SEC fines Wahed Invest $300,000 over Shariah compliance issues


In order to ensure that all returns are halal, Wahed has a full-time ethics review committee which is supposed to undertake “a rigorous selection process and produce annual smudging reports”.

The Securities and Exchange Commission has accused New York-based robo-advisor Wahed Invest, LLC of making misleading statements and breaching its fiduciary duty, as well as compliance failures related to its robo-advisory business. sharia.

The complaint alleges that Wahed Invest announced the existence of its own funds when such funds did not existand also promised investors that he periodically rebalanced their advisory accounts, but did not.

The misrepresentations lasted from September 2018 to July 2019, the agency claims, adding that when Wahed Invest finally launched a proprietary ETF in July 2019, it used its clients’ advisory assets to seed the ETF without first disclosing any conflicts of interest to clients.

The SEC also alleges that the investment platform did not adopt or implement written policies and procedures outlining how it would ensure ongoing Shariah compliance, despite presenting itself as Shariah-compliant. Islamic law or Sharia. Its Islam-focused marketing included emphasizing the importance of its income purification process.

“Robo-advisors, like other advisers, must ensure that their marketing materials are not misleading and that conflicts are disclosed to investors. Registered investment advisers like Wahed Invest must also adopt and implement reasonably designed written policies and procedures to prevent the adviser from deviating from its claimed investment process,” said Adam S. Aderton, Co-Head of the Asset Management Unit of the SEC’s Enforcement Division.

Wahed Invest settled with the SEC without admitting or denying the findings. The investment platform agreed to a cease and desist order, pay a $300,000 fine and retain the services of an independent compliance consultant, among other commitments.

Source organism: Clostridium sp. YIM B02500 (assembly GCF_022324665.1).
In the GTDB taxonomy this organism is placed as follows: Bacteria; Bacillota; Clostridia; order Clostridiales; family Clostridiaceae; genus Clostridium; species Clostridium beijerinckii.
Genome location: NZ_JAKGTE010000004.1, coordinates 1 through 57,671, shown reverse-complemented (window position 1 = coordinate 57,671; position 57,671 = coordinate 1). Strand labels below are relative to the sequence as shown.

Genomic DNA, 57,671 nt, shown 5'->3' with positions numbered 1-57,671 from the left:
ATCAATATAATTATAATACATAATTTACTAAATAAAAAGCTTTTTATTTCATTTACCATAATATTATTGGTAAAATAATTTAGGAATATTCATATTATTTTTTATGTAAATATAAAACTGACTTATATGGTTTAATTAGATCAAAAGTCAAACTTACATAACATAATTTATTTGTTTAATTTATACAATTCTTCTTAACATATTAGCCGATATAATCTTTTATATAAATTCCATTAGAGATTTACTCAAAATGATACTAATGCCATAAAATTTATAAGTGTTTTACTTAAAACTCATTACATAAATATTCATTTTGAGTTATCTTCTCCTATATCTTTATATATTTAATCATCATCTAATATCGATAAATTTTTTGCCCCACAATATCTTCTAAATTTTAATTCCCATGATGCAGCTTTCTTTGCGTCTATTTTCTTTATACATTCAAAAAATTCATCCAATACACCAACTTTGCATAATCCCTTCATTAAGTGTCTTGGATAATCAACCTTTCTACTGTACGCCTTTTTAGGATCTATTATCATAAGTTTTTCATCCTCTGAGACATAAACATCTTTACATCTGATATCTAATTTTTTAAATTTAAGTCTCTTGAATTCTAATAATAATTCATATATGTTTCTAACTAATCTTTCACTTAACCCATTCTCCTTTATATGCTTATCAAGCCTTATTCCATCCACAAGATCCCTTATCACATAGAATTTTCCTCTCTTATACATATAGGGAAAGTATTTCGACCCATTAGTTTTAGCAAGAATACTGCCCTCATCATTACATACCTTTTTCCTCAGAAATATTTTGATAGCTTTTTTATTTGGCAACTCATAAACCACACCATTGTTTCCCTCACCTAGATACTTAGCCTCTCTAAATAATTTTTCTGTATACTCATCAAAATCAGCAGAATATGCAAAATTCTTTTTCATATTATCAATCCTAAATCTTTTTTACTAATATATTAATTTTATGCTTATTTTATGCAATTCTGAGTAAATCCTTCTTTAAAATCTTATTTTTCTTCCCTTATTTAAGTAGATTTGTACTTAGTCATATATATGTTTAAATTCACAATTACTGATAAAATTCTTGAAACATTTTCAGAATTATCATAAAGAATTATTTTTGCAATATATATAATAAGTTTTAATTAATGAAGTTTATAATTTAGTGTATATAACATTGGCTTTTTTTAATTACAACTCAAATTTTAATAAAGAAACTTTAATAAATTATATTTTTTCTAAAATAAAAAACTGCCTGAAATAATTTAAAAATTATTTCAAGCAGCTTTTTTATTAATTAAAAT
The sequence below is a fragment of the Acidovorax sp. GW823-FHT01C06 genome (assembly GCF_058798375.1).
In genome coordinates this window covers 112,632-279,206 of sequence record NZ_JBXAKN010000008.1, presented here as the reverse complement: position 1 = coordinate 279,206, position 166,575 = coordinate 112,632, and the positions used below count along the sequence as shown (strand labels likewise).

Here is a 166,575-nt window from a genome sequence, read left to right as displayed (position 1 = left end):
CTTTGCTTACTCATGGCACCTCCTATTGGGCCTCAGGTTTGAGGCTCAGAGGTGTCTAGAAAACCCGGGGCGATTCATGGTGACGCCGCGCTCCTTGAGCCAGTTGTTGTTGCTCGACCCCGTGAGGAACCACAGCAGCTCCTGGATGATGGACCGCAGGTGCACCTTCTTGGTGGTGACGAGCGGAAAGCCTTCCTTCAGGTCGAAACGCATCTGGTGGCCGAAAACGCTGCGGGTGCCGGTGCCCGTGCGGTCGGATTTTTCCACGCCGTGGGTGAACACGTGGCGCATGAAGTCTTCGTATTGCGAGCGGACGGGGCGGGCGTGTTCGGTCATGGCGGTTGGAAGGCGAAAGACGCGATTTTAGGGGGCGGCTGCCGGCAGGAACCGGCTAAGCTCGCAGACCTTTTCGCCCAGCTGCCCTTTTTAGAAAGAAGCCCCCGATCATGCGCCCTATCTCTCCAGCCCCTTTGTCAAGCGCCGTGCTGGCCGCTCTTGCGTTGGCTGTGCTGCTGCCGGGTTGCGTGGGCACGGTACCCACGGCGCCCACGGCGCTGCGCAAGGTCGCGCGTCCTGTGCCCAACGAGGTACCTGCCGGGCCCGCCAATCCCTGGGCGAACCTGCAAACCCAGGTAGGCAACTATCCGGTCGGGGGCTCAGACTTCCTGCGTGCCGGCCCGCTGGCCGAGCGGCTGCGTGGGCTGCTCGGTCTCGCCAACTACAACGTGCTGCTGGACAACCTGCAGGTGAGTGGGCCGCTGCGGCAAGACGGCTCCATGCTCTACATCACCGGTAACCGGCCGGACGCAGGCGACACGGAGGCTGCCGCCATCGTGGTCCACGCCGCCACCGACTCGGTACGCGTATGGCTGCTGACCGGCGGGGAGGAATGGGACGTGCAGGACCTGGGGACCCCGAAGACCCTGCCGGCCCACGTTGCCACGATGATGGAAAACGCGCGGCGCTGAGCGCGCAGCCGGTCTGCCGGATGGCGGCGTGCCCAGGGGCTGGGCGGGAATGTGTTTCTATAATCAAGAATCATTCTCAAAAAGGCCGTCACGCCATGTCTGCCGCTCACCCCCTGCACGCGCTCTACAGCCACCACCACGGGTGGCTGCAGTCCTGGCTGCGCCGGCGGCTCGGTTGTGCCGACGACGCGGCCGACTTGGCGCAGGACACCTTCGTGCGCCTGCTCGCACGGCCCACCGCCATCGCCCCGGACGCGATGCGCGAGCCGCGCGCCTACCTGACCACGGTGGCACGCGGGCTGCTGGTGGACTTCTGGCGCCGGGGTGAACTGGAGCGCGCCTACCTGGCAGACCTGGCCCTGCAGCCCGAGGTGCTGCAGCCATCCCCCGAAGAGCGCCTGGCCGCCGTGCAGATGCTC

Wahed recently obtained a license from the Financial Sector Conduct Authority (FSCA) in South Africa in a “huge achievement” for the halal financial investment platform.

The next step will be Wahed to launch its app locally in this jurisdiction, a key market for fintech expansion in Africa due to the severe economic inequalities that still exist in large parts of the continent.

Wahed intends to help emerging investors make informed decisions about their money by emphasizing transparency, minimal transaction fees, and financial inclusion.

Wahed entered the UK with a license from the Financial Conduct Authority in 2018, arguing that the majority of British Muslims surveyed feel excluded from mainstream financial services due to their religious beliefs.

The halal investment platform fills this gap by providing access to products not traditionally available to retail investors, such as Sukuk, an Islamic financial certificate, similar to a bond in Western finance, which complies in Sharia.

The platform found that 84% of its users are new or unfamiliar with investing. Wahed automatically suggests a portfolio for each user based on their risk profile, taking into account liquidity needs, investment goals and other criteria.

In order to ensure that all returns are halal, Wahed has a full-time ethics review committee which is supposed to undertake “a rigorous selection process and produce annual smudging reports”.

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